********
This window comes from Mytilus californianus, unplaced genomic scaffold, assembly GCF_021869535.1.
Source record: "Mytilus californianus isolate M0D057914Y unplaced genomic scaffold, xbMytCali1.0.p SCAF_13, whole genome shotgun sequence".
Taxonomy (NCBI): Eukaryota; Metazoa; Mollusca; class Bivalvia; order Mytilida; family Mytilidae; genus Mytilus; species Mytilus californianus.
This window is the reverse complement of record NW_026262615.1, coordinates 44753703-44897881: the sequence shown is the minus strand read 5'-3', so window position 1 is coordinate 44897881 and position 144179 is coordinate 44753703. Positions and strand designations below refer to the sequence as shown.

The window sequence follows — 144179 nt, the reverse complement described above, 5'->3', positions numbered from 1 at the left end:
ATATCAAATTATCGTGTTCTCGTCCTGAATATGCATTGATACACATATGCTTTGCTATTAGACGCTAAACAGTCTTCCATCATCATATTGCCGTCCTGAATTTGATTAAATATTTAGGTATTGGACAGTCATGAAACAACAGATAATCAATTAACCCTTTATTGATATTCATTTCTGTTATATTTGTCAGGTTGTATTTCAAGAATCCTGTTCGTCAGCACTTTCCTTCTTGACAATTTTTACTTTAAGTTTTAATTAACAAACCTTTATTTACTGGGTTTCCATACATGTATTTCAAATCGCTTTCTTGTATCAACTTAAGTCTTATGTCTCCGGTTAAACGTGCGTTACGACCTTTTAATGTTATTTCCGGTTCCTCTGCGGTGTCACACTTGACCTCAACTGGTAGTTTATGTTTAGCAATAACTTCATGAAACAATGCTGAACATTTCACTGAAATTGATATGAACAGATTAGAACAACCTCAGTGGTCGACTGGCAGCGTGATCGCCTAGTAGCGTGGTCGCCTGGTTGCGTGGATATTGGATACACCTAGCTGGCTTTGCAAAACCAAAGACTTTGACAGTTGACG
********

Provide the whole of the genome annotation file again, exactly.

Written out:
This window comes from Mytilus californianus, unplaced genomic scaffold, assembly GCF_021869535.1.
Source record: "Mytilus californianus isolate M0D057914Y unplaced genomic scaffold, xbMytCali1.0.p SCAF_13, whole genome shotgun sequence".
Taxonomy (NCBI): Eukaryota; Metazoa; Mollusca; class Bivalvia; order Mytilida; family Mytilidae; genus Mytilus; species Mytilus californianus.
This window is the reverse complement of record NW_026262615.1, coordinates 44753703-44897881: the sequence shown is the minus strand read 5'-3', so window position 1 is coordinate 44897881 and position 144179 is coordinate 44753703. Positions and strand designations below refer to the sequence as shown.

The window sequence follows — 144179 nt, the reverse complement described above, 5'->3', positions numbered from 1 at the left end:
ATATCAAATTATCGTGTTCTCGTCCTGAATATGCATTGATACACATATGCTTTGCTATTAGACGCTAAACAGTCTTCCATCATCATATTGCCGTCCTGAATTTGATTAAATATTTAGGTATTGGACAGTCATGAAACAACAGATAATCAATTAACCCTTTATTGATATTCATTTCTGTTATATTTGTCAGGTTGTATTTCAAGAATCCTGTTCGTCAGCACTTTCCTTCTTGACAATTTTTACTTTAAGTTTTAATTAACAAACCTTTATTTACTGGGTTTCCATACATGTATTTCAAATCGCTTTCTTGTATCAACTTAAGTCTTATGTCTCCGGTTAAACGTGCGTTACGACCTTTTAATGTTATTTCCGGTTCCTCTGCGGTGTCACACTTGACCTCAACTGGTAGTTTATGTTTAGCAATAACTTCATGAAACAATGCTGAACATTTCACTGAAATTGATATGAACAGATTAGAACAACCTCAGTGGTCGACTGGCAGCGTGATCGCCTAGTAGCGTGGTCGCCTGGTTGCGTGGATATTGGATACACCTAGCTGGCTTTGCAAAACCAAAGACTTTGACAGTTGACG